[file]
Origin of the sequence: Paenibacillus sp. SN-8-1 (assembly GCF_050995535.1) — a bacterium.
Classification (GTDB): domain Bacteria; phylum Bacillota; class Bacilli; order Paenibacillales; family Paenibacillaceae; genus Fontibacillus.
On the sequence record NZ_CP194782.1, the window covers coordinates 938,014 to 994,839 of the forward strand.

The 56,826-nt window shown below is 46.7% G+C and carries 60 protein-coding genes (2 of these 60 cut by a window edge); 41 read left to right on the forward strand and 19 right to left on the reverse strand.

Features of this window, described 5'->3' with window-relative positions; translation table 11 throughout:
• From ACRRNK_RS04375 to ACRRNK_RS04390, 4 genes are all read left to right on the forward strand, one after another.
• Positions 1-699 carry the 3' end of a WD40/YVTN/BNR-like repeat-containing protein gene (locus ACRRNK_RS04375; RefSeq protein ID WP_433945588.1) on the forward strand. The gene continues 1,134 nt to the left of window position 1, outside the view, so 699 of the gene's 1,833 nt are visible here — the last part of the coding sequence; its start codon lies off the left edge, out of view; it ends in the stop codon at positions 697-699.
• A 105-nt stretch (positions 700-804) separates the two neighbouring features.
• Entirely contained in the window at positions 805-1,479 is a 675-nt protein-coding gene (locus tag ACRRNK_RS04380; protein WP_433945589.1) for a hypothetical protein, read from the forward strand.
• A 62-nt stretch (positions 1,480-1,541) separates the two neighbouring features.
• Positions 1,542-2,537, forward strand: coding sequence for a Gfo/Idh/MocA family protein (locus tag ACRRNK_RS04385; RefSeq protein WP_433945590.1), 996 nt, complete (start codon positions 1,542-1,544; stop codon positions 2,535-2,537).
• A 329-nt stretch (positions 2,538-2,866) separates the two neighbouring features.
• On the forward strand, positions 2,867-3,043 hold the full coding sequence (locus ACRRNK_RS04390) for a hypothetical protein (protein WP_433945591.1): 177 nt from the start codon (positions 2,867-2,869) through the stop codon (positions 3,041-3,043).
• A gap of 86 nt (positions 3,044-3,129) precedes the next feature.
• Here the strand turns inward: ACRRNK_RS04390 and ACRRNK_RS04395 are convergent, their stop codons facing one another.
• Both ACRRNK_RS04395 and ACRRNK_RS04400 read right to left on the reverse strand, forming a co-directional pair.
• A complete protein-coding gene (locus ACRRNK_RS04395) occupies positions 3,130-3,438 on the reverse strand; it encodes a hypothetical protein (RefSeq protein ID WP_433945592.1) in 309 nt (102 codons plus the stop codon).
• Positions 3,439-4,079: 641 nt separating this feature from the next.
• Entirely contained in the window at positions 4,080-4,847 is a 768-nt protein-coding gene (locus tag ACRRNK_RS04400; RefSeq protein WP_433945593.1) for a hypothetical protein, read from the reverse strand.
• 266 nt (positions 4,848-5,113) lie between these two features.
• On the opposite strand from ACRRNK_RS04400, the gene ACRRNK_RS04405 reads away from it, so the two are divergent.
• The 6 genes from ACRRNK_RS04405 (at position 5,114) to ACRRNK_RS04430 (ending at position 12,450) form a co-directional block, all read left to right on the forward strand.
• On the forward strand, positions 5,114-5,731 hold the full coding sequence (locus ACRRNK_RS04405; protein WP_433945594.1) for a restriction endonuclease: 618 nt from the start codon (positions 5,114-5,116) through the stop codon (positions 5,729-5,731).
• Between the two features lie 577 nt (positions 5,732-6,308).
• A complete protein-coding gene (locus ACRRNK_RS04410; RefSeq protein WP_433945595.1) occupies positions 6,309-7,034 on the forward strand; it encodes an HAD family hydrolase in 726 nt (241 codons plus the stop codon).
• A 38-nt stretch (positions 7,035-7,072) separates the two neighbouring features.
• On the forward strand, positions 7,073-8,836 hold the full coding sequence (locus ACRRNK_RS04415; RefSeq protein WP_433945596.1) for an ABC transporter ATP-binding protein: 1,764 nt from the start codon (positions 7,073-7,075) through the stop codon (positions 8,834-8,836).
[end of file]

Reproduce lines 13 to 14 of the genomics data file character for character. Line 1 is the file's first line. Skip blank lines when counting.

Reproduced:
• On the forward strand, positions 2,867-3,043 hold the full coding sequence (locus ACRRNK_RS04390) for a hypothetical protein (protein WP_433945591.1): 177 nt from the start codon (positions 2,867-2,869) through the stop codon (positions 3,041-3,043).
• A gap of 86 nt (positions 3,044-3,129) precedes the next feature.